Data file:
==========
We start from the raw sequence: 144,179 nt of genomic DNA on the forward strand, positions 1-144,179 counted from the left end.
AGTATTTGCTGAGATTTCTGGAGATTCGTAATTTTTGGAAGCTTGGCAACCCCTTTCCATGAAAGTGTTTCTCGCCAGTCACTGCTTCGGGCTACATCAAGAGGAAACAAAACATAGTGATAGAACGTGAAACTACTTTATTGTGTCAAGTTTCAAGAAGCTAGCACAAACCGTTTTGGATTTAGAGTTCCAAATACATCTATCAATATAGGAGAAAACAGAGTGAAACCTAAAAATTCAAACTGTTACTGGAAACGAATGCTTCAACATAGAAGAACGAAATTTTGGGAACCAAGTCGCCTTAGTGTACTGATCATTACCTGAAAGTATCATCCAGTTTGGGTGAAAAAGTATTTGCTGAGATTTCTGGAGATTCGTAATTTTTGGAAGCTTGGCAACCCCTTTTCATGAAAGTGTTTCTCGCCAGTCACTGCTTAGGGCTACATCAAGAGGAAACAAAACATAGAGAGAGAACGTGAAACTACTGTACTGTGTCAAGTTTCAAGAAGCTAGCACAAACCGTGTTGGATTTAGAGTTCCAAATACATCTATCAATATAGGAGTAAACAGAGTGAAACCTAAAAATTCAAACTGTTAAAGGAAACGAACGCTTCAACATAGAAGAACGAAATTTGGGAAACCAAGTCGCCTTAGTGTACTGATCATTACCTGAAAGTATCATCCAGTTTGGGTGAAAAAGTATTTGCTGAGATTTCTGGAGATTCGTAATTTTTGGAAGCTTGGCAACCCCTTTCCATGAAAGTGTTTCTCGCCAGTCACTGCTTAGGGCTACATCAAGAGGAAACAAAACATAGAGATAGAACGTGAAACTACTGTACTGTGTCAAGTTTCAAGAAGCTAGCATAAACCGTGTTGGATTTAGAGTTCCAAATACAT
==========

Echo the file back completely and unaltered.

We start from the raw sequence: 144,179 nt of genomic DNA on the forward strand, positions 1-144,179 counted from the left end.
AGTATTTGCTGAGATTTCTGGAGATTCGTAATTTTTGGAAGCTTGGCAACCCCTTTCCATGAAAGTGTTTCTCGCCAGTCACTGCTTCGGGCTACATCAAGAGGAAACAAAACATAGTGATAGAACGTGAAACTACTTTATTGTGTCAAGTTTCAAGAAGCTAGCACAAACCGTTTTGGATTTAGAGTTCCAAATACATCTATCAATATAGGAGAAAACAGAGTGAAACCTAAAAATTCAAACTGTTACTGGAAACGAATGCTTCAACATAGAAGAACGAAATTTTGGGAACCAAGTCGCCTTAGTGTACTGATCATTACCTGAAAGTATCATCCAGTTTGGGTGAAAAAGTATTTGCTGAGATTTCTGGAGATTCGTAATTTTTGGAAGCTTGGCAACCCCTTTTCATGAAAGTGTTTCTCGCCAGTCACTGCTTAGGGCTACATCAAGAGGAAACAAAACATAGAGAGAGAACGTGAAACTACTGTACTGTGTCAAGTTTCAAGAAGCTAGCACAAACCGTGTTGGATTTAGAGTTCCAAATACATCTATCAATATAGGAGTAAACAGAGTGAAACCTAAAAATTCAAACTGTTAAAGGAAACGAACGCTTCAACATAGAAGAACGAAATTTGGGAAACCAAGTCGCCTTAGTGTACTGATCATTACCTGAAAGTATCATCCAGTTTGGGTGAAAAAGTATTTGCTGAGATTTCTGGAGATTCGTAATTTTTGGAAGCTTGGCAACCCCTTTCCATGAAAGTGTTTCTCGCCAGTCACTGCTTAGGGCTACATCAAGAGGAAACAAAACATAGAGATAGAACGTGAAACTACTGTACTGTGTCAAGTTTCAAGAAGCTAGCATAAACCGTGTTGGATTTAGAGTTCCAAATACAT